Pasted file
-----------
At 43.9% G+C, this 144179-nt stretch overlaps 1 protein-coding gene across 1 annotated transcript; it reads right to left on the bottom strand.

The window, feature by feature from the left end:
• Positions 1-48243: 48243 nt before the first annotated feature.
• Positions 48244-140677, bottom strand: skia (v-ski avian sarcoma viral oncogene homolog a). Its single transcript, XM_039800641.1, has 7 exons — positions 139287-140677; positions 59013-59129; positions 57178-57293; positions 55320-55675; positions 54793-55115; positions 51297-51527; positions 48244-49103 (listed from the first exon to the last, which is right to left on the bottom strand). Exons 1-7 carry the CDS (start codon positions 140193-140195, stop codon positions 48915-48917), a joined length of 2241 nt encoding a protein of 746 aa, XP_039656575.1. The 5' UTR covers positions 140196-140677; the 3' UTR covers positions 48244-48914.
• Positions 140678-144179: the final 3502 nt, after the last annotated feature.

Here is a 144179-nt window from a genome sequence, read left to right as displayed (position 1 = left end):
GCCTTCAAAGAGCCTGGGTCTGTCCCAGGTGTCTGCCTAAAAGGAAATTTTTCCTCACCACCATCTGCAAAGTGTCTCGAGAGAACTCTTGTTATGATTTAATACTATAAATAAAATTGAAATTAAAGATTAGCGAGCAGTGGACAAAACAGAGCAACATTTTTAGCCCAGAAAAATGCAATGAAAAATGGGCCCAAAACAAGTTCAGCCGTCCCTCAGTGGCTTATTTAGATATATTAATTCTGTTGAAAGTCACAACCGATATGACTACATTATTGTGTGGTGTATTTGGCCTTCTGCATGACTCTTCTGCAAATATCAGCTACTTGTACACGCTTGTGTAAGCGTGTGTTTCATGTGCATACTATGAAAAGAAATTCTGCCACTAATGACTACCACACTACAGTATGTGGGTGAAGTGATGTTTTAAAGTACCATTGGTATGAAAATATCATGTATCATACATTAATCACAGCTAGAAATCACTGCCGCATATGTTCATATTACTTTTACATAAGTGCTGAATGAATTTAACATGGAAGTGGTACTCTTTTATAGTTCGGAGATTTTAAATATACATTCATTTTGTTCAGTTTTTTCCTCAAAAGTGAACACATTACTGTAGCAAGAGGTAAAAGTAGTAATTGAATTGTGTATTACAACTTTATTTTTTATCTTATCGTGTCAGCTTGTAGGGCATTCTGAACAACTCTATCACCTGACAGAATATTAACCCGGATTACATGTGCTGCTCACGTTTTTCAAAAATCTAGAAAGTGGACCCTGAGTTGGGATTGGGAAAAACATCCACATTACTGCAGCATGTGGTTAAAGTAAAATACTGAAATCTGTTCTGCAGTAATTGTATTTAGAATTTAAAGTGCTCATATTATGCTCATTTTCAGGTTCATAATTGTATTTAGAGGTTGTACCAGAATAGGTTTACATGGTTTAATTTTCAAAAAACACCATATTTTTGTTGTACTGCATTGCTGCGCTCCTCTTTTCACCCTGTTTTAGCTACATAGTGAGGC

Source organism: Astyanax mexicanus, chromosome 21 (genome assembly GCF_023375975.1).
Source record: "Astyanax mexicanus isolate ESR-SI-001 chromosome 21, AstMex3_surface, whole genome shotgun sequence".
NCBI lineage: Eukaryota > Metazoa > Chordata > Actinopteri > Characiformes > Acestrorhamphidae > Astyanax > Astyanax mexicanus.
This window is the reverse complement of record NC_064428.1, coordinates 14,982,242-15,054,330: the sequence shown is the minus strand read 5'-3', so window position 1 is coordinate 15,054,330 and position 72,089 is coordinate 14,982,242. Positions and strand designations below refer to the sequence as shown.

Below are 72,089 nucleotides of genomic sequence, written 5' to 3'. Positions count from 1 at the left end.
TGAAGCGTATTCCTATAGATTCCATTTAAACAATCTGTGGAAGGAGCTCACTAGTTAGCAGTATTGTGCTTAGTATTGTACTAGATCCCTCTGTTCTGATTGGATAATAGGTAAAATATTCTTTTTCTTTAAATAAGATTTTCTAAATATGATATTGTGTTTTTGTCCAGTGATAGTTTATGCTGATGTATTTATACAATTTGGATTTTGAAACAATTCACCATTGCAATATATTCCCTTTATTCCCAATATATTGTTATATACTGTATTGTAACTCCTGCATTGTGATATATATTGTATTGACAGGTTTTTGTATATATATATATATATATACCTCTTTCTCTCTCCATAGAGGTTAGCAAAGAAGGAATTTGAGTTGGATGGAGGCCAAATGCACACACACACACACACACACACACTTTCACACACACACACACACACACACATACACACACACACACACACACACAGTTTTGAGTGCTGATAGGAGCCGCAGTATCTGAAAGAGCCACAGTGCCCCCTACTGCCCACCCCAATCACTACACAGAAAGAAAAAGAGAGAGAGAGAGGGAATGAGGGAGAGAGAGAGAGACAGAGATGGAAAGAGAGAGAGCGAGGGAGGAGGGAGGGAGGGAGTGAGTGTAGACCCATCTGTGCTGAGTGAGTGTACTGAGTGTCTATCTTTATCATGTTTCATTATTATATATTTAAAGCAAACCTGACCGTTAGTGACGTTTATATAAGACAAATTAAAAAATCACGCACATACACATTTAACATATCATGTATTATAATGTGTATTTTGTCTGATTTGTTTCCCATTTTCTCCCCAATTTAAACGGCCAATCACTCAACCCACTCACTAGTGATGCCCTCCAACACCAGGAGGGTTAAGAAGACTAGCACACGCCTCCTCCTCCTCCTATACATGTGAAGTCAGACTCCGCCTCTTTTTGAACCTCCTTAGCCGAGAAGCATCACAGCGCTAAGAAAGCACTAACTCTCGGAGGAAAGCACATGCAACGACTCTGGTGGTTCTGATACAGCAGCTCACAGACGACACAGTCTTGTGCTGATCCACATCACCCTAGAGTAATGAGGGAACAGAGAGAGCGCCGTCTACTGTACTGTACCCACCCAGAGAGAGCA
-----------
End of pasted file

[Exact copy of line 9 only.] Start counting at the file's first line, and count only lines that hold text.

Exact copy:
Source record: "Astyanax mexicanus isolate ESR-SI-001 chromosome 21, AstMex3_surface, whole genome shotgun sequence".